But curiosity has got the better of me, so I've gone and got a couple of the new releases - Selling England By The Pound and Nursery Cryme - so I can hear for myself whether it's a worthwhile improvement. Have the golden-eared audiophiles got a point, or are they just being grumpy old fusspots? I no longer have the original CD releases of the Genesis albums for comparison, but I still have the remastered so-called `Definitive' editions, so I can listen to these and the latest versions side by side, back to back, back to front, and draw my own conclusion. Now, I do appreciate good quality sound reproduction, but I'm not an overly analytical high-end audiophile. For example, rather than dwelling on the chocolately overtones and cheeky aftertwang, I'd be more likely to be thinking `hmm, sounds good/OK/rubbish.'

So I did my experiment, playing both versions of both albums on my nothing special car stereo while driving along, and also on 2 different and pretty decent home systems. Cloth ears may come into it, but at least my findings can't be blamed on the stereo.

The verdict? Whether due to the remixing or remastering, the sound of the 2008 version is indeed different, seeming louder, brighter and clearer. I perceive more separation between the instruments and between the instruments and vocals. The latter are occasionally more prominent than on the older version. On the downside, the brightness and loudness combine to give the impression of a harsher, perhaps more tinny sound. On the upside, the sense of spaciousness and clarity present the music in a more modern-sounding way, and may add to the appreciation of some musical subtleties.

So it comes down to a matter of taste, and perhaps, habituation. Overall, I'm not so enthused by the new sound to want to rush out and replace all my `definitive' versions with the newer ones, but would have no hesitation to acquire the new versions if coming to the music for the first time.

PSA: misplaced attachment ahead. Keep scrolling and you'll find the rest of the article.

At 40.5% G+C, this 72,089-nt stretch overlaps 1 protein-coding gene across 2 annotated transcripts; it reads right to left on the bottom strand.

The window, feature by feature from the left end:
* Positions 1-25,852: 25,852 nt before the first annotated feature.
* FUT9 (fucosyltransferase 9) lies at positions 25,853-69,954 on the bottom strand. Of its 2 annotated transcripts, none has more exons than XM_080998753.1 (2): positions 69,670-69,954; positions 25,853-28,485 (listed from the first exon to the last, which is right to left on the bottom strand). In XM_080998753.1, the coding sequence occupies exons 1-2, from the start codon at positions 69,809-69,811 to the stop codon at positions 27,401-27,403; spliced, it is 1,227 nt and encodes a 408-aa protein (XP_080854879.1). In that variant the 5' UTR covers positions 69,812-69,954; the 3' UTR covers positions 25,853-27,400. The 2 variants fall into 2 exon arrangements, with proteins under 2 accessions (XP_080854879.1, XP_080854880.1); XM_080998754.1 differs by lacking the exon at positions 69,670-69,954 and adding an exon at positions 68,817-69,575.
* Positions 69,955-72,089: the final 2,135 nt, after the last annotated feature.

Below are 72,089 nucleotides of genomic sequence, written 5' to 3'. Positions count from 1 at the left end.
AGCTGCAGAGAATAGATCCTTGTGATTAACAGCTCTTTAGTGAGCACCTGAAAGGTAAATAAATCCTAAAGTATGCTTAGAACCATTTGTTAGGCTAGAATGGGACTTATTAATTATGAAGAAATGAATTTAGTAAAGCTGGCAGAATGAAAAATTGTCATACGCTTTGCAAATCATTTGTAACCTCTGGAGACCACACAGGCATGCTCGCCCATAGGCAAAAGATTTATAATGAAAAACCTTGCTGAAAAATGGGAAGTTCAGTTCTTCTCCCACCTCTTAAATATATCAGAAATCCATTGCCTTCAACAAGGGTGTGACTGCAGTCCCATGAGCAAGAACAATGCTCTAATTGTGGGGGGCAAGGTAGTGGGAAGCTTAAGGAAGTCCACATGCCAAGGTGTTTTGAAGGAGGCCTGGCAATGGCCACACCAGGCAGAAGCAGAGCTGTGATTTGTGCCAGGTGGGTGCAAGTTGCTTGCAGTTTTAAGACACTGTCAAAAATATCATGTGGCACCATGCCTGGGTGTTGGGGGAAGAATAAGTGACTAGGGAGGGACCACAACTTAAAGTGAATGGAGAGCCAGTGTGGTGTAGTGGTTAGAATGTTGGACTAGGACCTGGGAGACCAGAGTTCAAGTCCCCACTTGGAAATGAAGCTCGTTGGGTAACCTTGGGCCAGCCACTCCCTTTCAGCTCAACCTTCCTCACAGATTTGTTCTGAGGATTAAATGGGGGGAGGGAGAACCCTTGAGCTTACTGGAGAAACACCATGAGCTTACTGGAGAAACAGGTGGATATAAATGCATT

NB The 4-star rating I give here is for the new sound, not for the quality of the music itself. No collection of classic 70s music or English progressive rock would be complete without these essential 5-star albums.
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on 16 December 2009
How did this random situation occur? 3 chaps from Charterhouse Public School, a child actor and the ubiquitous quiet bearded one, get together and write and record a record of breathtaking imagery, originality and structure? I happened over this album by liberating it from a friend's record collection, it had such an affect on me and still does to this day. I can't think of another album (even from the Gabrielesque period of Genesis) that is like this. It sounds like one would imagine a rock band would had it been armed with electric instrumentation at the turn of the last century.

Ok, so the cover is very Victorian in style, the logo for Genesis for the period being taken from a cocoa tin from the period, but I think this has been produced to compliment the recordings and not the other way round. The first track `The Musical Box' was played right up to Gabriel leaving and was still occasionally played as a medley right up to the band's demise. The subject matter could be described as weird at best and is all the better for it. A dark and delicious seam of humour lay at the heart of Genesis from this period and it is apparent in spades on this album, from a child removing their peer's head with a croquet mallet and a man eating plant to a man who cut's off his own toes and serves them in a restaurant; if this sort of thing offends, stay away.